We have made the seminal observation that O-linked ?-N-acetylglucosamine (O-GlcNAc) modification of proteins induced by three distinct and independent stimuli, 17-? estradiol (E2), glucosamine (GlcN) and the selective O-GlcNAcase inhibitor O-(acetamido-2-deoxy-D-glucopyranosylidene) amino-N-phenylcarbamate (PUGNAc), has anti-inflammatory effects in balloon injured rat carotid arteries. These novel observations provide provocative evidence that enhanced O-GlcNAc modification of proteins has anti-inflammatory and vasoprotective effects in the setting of acute endoluminal vascular injury. We have strong evidence that increased protein O-GlcNAc modification in response to GlcN treatment is associated with attenuation of TNF- ?-induced expression of inflammatory mediators in isolated rat aortic smooth muscle cells (RASMCs) in a manner previously reported for E2. We have utilized the TNF-?-treated RASMC as an in vitro model of the acute vascular injury response and have begun to define the mechanisms by which interventions that stimulate protein O-GlcNAc modification, i.e., E2 and GlcN, inhibit inflammatory responses to TNF-?. We have focused on the NF?B signaling pathway, which is known to be activated by both TNF-? and acute vascular injury. Initial experiments demonstrated that GlcN inhibits TNF-?-induced NF?B activation in RASMCs. Subsequent studies showed that pretreatment with GlcN inhibits TNF-?-induced phosphorylation and degradation of I?B? in RASMCs, while E2 pretreatment is associated with an initial reduction, followed by an accelerated reappearance of I?B? in TNF-? treated cells, likely reflecting new protein synthesis mediated by activated NF?B. The current study will test directly the hypothesis that O-GlcNAc modification of proteins, including I?B?, plays a mechanistic role in regulating the inflammatory response to endoluminal arterial injury in vivo and to TNF-? stimulation in isolated RASMCs in vitro.
The Specific Aims are:
Specific Aim 1 : To test the hypothesis that increasing protein O-GlcNAc modification protects arteries from inflammatory stress related to acute endoluminal injury in vivo via inhibition of NF?B signaling.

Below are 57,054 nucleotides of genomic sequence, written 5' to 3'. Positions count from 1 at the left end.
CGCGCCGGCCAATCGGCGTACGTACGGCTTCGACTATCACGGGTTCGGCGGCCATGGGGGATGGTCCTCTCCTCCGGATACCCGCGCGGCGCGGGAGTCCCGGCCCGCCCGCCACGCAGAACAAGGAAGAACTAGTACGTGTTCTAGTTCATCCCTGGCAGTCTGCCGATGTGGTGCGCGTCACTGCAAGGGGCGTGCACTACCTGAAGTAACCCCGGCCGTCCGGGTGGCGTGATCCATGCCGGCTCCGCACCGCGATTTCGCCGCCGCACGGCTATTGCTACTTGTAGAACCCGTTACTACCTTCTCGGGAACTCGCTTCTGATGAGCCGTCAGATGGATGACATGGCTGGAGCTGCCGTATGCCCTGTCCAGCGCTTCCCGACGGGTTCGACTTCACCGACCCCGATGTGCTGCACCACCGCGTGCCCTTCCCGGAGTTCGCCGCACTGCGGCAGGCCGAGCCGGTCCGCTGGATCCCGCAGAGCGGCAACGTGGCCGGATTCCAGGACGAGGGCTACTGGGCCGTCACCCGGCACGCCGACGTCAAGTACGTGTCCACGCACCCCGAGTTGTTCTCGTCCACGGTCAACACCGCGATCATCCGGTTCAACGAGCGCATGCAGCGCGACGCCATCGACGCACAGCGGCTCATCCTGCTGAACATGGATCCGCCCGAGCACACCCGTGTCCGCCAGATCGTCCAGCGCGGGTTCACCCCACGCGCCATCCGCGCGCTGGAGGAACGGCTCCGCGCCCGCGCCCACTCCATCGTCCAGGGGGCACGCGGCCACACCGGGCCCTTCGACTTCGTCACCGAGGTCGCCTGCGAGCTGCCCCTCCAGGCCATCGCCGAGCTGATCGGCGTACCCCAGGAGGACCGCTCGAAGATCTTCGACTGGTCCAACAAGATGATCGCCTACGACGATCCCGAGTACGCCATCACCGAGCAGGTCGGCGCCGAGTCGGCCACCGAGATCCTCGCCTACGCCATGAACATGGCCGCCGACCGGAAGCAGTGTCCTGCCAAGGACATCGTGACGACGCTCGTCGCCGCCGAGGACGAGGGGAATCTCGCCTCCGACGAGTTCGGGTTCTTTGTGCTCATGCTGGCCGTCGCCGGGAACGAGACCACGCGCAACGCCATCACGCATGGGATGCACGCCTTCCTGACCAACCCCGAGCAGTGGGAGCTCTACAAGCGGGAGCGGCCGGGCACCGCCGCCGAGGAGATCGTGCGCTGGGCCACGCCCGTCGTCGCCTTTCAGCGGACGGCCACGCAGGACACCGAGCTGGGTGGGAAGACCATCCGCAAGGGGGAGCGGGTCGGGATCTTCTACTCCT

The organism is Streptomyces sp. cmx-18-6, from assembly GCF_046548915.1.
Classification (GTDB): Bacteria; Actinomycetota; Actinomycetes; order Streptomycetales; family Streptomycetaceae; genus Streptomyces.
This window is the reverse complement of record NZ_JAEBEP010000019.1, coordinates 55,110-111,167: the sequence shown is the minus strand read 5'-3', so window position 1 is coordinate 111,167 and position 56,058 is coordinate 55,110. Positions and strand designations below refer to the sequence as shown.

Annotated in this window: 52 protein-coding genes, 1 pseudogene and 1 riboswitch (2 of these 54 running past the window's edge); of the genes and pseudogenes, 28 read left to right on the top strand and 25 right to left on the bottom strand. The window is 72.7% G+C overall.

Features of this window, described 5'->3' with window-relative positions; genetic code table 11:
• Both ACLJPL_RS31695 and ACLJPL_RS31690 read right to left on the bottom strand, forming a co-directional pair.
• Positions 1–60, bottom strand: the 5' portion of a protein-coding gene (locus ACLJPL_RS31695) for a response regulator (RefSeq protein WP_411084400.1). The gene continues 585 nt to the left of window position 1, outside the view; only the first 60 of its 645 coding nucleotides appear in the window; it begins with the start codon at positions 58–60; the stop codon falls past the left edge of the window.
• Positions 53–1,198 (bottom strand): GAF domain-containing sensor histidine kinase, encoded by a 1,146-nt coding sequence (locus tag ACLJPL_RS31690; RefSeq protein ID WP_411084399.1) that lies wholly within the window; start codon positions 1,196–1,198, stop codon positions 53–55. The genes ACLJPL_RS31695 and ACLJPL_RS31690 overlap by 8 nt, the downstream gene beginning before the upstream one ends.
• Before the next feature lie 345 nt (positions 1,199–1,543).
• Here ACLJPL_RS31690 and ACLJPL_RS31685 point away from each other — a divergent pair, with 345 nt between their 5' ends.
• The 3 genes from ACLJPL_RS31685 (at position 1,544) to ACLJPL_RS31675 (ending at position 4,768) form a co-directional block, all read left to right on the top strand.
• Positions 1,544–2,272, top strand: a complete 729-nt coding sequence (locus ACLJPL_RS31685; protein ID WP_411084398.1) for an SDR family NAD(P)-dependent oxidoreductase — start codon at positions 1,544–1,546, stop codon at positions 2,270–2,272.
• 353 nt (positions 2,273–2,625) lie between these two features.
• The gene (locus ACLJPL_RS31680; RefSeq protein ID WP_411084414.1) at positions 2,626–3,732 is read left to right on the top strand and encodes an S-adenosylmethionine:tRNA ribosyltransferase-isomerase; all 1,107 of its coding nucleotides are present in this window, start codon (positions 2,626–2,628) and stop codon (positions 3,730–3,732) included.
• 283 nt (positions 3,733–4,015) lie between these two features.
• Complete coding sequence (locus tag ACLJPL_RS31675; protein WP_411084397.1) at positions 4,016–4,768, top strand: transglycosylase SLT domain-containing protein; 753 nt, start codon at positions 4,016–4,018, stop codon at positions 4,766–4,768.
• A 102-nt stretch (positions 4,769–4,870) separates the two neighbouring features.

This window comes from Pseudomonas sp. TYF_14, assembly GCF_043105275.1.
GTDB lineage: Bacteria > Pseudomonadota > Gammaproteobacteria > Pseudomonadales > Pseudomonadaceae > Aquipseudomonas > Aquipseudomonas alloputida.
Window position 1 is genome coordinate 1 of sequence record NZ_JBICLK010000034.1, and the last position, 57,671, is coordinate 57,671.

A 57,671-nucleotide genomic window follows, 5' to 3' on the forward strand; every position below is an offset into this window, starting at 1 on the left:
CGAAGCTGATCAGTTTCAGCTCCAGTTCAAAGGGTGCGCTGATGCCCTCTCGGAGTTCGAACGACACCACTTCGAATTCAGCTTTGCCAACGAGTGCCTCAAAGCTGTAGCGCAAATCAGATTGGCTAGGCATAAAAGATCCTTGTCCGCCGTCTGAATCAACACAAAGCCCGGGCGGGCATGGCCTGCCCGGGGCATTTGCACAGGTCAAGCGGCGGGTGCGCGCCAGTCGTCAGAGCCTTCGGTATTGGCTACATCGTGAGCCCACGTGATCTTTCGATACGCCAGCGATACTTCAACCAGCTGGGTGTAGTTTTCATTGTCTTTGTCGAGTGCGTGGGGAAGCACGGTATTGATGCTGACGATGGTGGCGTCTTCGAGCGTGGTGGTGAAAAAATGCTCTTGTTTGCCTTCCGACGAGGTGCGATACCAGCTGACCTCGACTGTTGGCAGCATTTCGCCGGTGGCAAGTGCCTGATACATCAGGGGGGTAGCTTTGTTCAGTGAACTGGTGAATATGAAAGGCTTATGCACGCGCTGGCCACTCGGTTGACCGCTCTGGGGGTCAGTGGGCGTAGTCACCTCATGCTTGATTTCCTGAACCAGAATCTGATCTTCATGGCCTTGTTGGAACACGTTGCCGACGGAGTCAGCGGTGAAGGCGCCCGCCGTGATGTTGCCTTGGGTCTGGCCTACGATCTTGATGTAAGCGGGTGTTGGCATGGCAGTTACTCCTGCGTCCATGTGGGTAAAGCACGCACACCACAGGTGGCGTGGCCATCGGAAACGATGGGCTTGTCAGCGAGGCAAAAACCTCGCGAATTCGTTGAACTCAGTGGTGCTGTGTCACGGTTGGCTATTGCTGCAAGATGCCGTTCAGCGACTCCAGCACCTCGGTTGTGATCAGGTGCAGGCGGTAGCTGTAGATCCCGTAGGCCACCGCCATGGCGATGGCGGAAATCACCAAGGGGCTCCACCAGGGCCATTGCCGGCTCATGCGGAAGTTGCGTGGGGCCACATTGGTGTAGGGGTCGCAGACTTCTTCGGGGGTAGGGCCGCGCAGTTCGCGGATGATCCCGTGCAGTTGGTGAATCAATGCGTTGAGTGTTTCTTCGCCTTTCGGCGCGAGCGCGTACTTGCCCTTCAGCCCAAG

Specific Aim 2 : To test the hypothesis that increasing protein O-GlcNAc modification inhibits TNF-?-induced inflammatory responses in RASMCs in vitro via inhibition of NF?B signaling and define the precise sites in the NF?B signaling cascade that are responsible for this effect.
Specific Aim 3 : To identify specific protein targets of O-GlcNAc modification in RASMCs that play a functional role in the anti-inflammatory effects of GlcN and E2. Upon successful completion of these Aims, cellular/molecular mechanisms responsible for the anti-inflammatory and vasoprotective actions of O- GlcNAc modification will be elucidated and will be related to the extent of the injury response (i.e., inflammation and neointima formation). We postulate that O-GlcNAc modification represents a novel mechanism of vasoprotection that may lend itself to the development of new strategies for the prevention and treatment of cardiovascular disease.

Public Health Relevance

This proposal will test the hypothesis that a novel mechanism, O-linked acetylglucosamine (O-GlcNAc) modification of proteins, has anti-inflammatory and vasoprotective effects in injured arteries and cytokine- stimulated smooth muscle cells (SMCs) and will identify the specific proteins that are responsible for these protective effects.

National Institute of Health (NIH)
National Heart, Lung, and Blood Institute (NHLBI)
Research Project (R01)
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Atherosclerosis and Inflammation of the Cardiovascular System Study Section (AICS)
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OH, Youngsuk
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University of Alabama Birmingham
Internal Medicine/Medicine
Schools of Medicine
United States
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